Liquid Metal Jetting is a process in which molten droplets of conductive metal (e.g. aluminum, copper) are jetted onto a substrate at high frequency. This talk will discuss how the process is being used to print circuit patterns. Electrical conductivity, substrate adhesion, cost, and throughput performance metrics will be discussed.
Denis Cormier is the Earl W. Brinkman Professor of Industrial and Systems Engineering at RIT. He has nearly 20 years of experience with metal, ceramic, and polymer based 3D printing processes. He is on the organizing committee for SME's RAPID conference, and he is a founding member of the ASTM F-42 committee that forms standards pertaining to 3D printing and additive manufacturing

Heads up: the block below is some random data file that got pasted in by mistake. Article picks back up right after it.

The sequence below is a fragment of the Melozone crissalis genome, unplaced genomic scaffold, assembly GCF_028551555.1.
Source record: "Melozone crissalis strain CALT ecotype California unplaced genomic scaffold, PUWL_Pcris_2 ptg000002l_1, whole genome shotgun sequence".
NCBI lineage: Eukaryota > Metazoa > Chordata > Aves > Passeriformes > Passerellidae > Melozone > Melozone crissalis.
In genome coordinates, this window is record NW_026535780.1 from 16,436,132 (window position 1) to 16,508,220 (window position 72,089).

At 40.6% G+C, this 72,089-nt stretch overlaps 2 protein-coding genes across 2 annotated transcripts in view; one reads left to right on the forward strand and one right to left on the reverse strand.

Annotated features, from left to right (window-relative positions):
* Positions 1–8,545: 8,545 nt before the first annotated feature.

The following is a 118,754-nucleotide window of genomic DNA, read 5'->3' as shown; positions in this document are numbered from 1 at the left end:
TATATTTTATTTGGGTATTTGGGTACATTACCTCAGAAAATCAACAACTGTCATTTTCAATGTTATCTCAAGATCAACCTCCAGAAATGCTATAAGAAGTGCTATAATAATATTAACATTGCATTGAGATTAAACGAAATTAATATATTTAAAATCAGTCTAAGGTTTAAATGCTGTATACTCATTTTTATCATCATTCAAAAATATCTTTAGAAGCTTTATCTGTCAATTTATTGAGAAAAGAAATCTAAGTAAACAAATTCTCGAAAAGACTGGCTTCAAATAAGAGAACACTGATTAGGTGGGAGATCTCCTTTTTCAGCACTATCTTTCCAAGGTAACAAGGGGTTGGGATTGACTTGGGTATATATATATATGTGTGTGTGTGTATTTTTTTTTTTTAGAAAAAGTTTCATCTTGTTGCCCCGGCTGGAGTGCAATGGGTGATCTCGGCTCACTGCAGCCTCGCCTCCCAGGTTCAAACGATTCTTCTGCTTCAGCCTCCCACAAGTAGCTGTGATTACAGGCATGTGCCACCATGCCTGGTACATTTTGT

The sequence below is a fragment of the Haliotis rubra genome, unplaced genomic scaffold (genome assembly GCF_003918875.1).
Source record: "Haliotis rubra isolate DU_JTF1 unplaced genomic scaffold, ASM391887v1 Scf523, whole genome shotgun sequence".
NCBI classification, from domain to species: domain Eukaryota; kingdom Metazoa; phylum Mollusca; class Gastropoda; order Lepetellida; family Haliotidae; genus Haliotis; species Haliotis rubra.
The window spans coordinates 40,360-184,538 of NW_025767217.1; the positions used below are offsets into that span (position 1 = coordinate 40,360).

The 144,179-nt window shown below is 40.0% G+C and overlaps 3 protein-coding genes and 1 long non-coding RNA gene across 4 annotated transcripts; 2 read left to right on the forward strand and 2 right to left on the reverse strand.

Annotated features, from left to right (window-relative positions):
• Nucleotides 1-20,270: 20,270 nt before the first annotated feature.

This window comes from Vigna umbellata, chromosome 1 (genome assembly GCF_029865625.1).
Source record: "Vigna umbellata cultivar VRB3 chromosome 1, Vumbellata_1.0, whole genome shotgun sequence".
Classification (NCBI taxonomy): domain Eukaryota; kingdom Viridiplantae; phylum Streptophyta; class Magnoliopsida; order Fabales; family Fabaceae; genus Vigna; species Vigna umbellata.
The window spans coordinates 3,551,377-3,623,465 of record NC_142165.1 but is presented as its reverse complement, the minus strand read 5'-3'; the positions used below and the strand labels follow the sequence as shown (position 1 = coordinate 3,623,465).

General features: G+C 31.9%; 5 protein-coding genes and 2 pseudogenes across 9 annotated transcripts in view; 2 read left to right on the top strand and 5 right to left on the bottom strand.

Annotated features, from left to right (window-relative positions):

While additive manufacturing (AM) and 3D Printing (3DP) technologies have justifiably generated a great deal of excitement, they are only scratching the surface of what's possible. This is because AM and 3DP technologies have typically been used to fabricate purely mechanical parts. But what about parts that require electrical functionality? Or thermal, optical, magnetic, biological, or chemical functionality? RIT's Additive Manufacturing and Multifunctional Printing (AMPrint) Center is among the first research centers in the world to specifically focus on Multifunctional 3D Printing.